Crazie Overstock, a retailer of various discount goods, licenses "retail establishments" to promote and display its goods, which may then be purchased through Crazie Overstock's website. Customers may purchase items through the website with either a credit card or an electronic gift certificate. In order to incentivize the sale of such gift certificates, Crazie Overstock has created a promotional rewards program (the "CO Rewards Program").

         The CO Rewards Program allows customers to receive a certain number of "game points" for each dollar of gift certificates they purchase through kiosks located in the retail establishments. Game points may then be used to play "reward games" on machines in these establishments. The reward games require no skill, and their results are determined randomly. Customers who are successful at reward games receive "reward points" as a result. Reward points, in turn, may be used by the customer to play a "dexterity test, " which tests players' hand-eye coordination and reflexes by requiring them "to stop a simulated stopwatch within specified ranges." Customers who are successful at the dexterity test then receive "dexterity points, " which may be redeemed for cash rewards.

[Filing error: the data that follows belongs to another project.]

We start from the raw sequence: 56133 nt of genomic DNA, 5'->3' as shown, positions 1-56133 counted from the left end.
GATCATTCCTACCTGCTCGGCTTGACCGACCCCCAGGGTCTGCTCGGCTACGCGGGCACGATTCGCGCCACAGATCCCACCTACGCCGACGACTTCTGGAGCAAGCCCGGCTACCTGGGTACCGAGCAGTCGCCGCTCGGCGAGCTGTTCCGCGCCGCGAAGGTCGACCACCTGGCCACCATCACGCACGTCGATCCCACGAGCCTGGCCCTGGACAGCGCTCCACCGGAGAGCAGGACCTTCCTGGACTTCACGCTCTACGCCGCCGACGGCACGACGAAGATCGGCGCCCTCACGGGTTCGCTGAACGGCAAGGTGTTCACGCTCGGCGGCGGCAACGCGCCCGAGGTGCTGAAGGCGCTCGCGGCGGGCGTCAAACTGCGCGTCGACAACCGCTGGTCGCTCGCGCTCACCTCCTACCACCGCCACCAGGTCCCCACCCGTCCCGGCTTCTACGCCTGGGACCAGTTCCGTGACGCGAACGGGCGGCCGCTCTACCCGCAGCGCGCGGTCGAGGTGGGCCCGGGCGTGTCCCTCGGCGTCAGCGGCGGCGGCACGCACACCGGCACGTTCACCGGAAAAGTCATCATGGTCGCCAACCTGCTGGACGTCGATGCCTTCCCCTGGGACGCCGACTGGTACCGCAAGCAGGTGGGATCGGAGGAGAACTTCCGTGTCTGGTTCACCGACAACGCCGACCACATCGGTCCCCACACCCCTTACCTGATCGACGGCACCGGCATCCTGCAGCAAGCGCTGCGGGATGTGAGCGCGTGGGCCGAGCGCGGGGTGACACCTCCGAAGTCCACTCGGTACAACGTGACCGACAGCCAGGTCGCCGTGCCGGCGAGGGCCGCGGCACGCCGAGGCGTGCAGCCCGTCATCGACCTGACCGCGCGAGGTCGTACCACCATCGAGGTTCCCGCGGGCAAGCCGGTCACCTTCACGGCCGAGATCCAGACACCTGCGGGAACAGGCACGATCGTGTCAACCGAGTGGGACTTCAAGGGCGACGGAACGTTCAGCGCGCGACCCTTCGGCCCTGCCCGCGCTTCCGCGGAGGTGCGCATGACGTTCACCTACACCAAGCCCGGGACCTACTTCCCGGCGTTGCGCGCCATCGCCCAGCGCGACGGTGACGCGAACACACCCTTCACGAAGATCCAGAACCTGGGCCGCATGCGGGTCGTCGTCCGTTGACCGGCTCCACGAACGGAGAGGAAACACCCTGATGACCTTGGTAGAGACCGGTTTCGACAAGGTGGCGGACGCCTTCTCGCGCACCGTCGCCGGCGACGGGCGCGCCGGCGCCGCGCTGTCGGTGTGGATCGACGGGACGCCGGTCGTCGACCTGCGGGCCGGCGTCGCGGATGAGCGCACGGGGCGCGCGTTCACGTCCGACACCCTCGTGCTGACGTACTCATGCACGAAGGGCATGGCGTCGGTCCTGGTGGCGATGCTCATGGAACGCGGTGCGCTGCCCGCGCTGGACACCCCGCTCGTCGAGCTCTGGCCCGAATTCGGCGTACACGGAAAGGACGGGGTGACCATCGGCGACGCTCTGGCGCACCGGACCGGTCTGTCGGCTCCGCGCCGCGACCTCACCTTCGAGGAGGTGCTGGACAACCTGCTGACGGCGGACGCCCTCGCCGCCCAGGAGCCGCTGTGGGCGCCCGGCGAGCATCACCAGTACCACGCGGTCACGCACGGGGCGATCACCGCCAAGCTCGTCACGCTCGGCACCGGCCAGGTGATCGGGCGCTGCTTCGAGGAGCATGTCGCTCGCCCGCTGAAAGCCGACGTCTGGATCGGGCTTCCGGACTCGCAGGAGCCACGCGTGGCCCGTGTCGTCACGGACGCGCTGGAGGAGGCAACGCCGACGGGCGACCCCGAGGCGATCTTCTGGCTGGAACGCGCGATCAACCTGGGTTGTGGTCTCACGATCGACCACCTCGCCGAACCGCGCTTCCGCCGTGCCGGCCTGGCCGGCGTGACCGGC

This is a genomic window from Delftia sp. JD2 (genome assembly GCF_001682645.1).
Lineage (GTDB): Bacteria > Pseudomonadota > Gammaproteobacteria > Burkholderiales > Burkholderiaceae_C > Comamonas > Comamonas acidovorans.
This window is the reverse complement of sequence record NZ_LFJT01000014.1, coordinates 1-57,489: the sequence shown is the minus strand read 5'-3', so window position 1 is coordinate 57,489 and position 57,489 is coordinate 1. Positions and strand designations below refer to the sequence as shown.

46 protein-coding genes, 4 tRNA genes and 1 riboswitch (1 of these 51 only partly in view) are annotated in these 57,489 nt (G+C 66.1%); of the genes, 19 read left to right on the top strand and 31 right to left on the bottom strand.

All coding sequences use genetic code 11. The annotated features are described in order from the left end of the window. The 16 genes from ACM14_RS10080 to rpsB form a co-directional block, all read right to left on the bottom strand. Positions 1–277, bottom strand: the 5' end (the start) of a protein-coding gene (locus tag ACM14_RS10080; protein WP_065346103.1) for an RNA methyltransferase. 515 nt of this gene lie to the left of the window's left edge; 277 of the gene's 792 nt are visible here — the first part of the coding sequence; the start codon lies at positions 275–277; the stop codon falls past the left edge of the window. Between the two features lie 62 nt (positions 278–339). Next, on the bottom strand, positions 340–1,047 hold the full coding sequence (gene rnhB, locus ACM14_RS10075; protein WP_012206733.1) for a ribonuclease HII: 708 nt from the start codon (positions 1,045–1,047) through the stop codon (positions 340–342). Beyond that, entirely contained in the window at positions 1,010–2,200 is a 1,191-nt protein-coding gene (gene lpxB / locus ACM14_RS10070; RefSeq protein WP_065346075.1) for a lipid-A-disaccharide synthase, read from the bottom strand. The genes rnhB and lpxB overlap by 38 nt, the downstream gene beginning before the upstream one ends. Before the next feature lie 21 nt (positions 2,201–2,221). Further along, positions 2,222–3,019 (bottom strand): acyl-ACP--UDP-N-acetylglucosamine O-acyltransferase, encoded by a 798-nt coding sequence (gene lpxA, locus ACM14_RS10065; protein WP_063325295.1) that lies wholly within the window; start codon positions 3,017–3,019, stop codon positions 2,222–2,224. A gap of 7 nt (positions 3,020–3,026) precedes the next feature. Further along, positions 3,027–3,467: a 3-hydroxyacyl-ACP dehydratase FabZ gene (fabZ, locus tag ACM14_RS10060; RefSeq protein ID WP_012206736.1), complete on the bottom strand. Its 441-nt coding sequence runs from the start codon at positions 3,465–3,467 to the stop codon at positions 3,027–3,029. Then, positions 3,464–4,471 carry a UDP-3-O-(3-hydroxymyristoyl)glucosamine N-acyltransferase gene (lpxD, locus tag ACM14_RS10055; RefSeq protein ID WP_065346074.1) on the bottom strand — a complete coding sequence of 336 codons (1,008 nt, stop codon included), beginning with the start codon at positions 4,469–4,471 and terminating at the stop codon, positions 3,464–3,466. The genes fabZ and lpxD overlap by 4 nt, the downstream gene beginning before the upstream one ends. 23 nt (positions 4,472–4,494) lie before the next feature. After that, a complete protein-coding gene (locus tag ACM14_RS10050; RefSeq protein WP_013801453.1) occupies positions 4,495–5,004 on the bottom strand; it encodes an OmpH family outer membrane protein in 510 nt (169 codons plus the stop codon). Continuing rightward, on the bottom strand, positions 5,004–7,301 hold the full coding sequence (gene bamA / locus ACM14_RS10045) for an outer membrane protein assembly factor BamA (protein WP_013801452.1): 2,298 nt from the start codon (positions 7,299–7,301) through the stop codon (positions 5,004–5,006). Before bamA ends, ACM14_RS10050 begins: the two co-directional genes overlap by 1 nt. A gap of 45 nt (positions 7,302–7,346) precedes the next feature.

T&A is a distributor for Crazie Overstock and, as such, is responsible for recruiting persons to operate retail establishments and for helping to set up and service those establishments. In the spring of 2015, T&A recruited an entity called Mighty Enterprises, LLC ("Mighty Enterprises") to operate a store in Asheboro, North Carolina. The Mighty Enterprises store, which opened in May 2015, offered the CO Rewards Program to its customers.

         Based on their knowledge that the Alcohol Law Enforcement Division ("ALE") of the North Carolina Department of Public Safety and local law enforcement agencies had previously investigated other businesses offering similar promotional rewards programs, the principals of Mighty Enterprises contacted the Asheboro Police Department and offered to conduct a demonstration of the CO Rewards Program in the hope of demonstrating that the program did not violate North Carolina's gambling and sweepstakes statutes.

         On 17 June 2015, a demonstration of the CO Rewards Program was conducted for Detective Daniel Shropshire of the Asheboro Police Department and Agent Stephen Abernathy of ALE. After the demonstration, the officers stated that they would review the legality of the CO Rewards Program with their respective supervisors as well as the district attorney.